Chicago's Academy for Global Citizenship serves some of the best school food in the city. Yet much of it goes uneaten.
Located on the southwest side of Chicago, Academy for Global Citizenship (AGC) boasts an on-site chicken coop, garden and greenhouse, and a full time chef who cooks with local organic ingredients. To improve their cafeteria experience, our interdisciplinary team of object design, graphic design, and architecture students from the School of the Art Institute of Chicago (SAIC) partnered with AGC to understand and address needs such as minimizing food waste.
First, we needed to understand how kids eat food at school. With help from Greater Good Studio, we used a number of research methods to understand different user experiences:
- Headcam footage of students going through the cafeteria
- Family and stakeholder interviews
- Kitchen staff shadowing and volunteering
- Time-lapse camera footage of the entire cafeteria
Our team organized everything we learned from our observations and interviews and broke them up into different parts of the cafeteria engagement experience (5 E's: Entice, Enter, Engage, Exit, Extend). My team focused on the lunch line.
We discovered several key insights from our observations:
￼Despite the food options, the pressure to move through the lunch line limits a child’s opportunity to choose.
￼Because kids see before they taste, being presented with food all at once leads to an overload of information.
￼￼Students benefit from individual attention of the Lunch Room Assistants (LRAs), but interactions are limited to the end of the lunch period.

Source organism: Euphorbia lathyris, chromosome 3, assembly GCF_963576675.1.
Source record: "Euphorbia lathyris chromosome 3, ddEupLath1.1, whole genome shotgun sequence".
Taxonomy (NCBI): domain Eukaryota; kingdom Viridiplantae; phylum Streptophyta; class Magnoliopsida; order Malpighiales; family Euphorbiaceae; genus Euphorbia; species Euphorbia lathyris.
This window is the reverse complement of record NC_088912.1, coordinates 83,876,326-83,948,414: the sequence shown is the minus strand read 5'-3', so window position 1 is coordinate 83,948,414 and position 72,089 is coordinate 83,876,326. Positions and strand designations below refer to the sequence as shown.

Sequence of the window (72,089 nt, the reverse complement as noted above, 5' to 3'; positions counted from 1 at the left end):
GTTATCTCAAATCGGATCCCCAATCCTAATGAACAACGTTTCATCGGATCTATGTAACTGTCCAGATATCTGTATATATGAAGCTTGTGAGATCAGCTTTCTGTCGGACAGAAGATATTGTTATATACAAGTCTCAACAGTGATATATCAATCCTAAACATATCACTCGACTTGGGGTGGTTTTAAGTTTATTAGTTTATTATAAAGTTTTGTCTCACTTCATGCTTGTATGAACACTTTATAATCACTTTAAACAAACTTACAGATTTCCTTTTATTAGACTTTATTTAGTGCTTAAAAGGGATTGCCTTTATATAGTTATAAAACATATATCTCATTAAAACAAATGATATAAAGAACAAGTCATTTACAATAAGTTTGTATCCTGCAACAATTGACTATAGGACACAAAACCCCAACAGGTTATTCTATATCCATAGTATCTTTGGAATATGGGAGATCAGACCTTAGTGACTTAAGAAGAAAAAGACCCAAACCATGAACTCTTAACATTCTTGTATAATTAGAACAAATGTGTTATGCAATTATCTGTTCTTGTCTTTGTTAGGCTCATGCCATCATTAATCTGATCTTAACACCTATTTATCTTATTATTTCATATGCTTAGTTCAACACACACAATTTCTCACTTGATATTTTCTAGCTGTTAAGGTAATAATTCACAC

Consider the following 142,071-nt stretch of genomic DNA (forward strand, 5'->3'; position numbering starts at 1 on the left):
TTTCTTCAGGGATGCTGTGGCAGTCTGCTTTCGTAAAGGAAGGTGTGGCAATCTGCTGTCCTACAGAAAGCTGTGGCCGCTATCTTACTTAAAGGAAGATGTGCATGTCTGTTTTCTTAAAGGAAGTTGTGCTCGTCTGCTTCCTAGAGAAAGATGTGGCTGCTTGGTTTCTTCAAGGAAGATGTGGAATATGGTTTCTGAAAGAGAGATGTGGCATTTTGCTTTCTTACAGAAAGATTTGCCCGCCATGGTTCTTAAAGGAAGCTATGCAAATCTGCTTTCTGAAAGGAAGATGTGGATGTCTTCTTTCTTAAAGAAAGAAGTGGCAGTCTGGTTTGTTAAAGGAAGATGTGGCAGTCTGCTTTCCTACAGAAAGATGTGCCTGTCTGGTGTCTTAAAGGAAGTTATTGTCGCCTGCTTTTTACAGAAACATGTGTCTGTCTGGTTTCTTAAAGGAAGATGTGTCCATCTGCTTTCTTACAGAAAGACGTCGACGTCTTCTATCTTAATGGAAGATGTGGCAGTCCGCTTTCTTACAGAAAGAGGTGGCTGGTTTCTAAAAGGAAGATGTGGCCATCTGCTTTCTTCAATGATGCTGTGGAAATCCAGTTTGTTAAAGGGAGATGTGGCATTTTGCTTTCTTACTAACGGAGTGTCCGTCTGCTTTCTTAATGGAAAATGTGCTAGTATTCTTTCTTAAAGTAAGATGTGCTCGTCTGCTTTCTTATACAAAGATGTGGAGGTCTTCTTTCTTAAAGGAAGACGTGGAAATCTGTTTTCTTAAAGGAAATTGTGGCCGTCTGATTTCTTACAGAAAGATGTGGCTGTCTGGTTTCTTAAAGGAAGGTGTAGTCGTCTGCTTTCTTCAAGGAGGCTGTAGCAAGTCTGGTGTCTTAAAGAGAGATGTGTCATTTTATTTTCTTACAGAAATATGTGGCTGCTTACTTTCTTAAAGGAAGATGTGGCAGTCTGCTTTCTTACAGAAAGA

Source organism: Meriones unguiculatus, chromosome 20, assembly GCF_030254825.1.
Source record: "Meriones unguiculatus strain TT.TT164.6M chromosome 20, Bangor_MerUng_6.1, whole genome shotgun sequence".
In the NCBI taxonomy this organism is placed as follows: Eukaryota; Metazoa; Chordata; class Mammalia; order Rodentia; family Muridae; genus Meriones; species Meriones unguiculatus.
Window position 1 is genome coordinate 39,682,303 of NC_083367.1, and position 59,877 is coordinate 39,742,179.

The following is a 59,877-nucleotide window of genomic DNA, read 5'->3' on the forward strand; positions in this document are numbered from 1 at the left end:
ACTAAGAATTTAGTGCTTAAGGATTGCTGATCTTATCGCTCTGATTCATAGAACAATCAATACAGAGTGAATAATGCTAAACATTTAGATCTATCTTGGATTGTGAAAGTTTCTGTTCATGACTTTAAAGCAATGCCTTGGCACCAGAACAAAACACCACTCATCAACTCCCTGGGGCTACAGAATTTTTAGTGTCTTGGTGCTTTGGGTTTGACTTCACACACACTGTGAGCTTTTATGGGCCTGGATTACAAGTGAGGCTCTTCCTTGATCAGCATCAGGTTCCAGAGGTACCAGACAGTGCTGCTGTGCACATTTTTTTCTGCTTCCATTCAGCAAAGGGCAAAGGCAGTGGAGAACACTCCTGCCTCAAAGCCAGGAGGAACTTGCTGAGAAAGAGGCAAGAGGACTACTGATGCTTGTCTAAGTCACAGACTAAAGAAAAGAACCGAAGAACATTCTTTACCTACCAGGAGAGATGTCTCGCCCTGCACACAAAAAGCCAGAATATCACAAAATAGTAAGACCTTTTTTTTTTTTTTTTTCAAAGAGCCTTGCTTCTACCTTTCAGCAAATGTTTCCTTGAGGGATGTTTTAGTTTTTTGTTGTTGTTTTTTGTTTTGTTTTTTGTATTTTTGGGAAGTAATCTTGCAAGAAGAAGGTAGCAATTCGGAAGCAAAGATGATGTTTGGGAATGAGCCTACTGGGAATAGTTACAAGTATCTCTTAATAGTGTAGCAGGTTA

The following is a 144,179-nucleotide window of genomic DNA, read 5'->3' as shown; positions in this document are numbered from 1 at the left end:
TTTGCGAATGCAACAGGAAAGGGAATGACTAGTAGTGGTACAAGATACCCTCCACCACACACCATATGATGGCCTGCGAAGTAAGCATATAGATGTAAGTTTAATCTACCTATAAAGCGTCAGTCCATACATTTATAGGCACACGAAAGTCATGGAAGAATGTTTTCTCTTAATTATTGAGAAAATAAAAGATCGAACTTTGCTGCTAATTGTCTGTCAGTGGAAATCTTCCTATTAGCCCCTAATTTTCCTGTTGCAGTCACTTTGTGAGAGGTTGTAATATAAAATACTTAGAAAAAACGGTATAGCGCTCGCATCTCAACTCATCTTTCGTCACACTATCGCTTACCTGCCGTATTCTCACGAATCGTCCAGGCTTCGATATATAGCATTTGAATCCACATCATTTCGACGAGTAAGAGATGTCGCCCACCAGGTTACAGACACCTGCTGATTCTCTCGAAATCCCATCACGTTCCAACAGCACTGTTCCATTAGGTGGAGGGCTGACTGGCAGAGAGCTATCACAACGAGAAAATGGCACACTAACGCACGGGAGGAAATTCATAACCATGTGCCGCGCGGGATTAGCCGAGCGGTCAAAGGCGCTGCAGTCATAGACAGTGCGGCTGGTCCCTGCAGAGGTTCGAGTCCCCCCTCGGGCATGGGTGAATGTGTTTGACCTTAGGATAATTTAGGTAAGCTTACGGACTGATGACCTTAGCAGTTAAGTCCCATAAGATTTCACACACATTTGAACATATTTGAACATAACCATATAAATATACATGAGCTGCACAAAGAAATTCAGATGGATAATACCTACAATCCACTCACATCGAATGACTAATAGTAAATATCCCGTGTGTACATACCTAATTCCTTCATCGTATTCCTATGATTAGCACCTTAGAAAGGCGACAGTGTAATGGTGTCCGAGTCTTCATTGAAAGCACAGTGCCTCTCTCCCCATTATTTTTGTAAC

These insights led to three key design opportunities:
- ￼How might we enhance the initial interaction kids have with their meal each day?
- How might we help kids focus on each dish?
- How might we give the LRAs more opportunity to interact with kids during the lunch period?
We explored several concepts around these design opportunities to test a mealtime experience that motivates kids to try new foods and minimize waste. Before returning to AGC, we tested our concepts by roleplaying, prototyping, and getting feedback from parents and teachers.
There was no lunch line?
The LRAs were out from behind the serving stand and interacting with the students?
Instead of receiving a whole tray of food at once, each student could focus on a single dish at a time?
Spotlight Serving System is a lunchroom experience where LRAs serve platters of individually portioned dishes one course at a time to students at their tables.
Here's how it works:
1. LRAs portion servings into individual bowls on serving trays.
3. Students are served trays at their tables, one course at a time.
2. LRAs load serving trays onto a mobile cart.
4. LRAs have many more interaction points with students throughout the meal
The Spotlight Serving System is a collaboration between the School of the Art Institute of Chicago (SAIC) and the Academy for Global Citizenship. Our team of graduate students (and one undergrad) took part in each phase of the design process together, including user research, strategy, ideation, prototyping, and testing. It was a true team effort.
SAIC Team Members
Kristen Campbell Hansen
Spotlight Serving was designed by our team at SAIC and has been implemented in other schools by Greater Good Studio.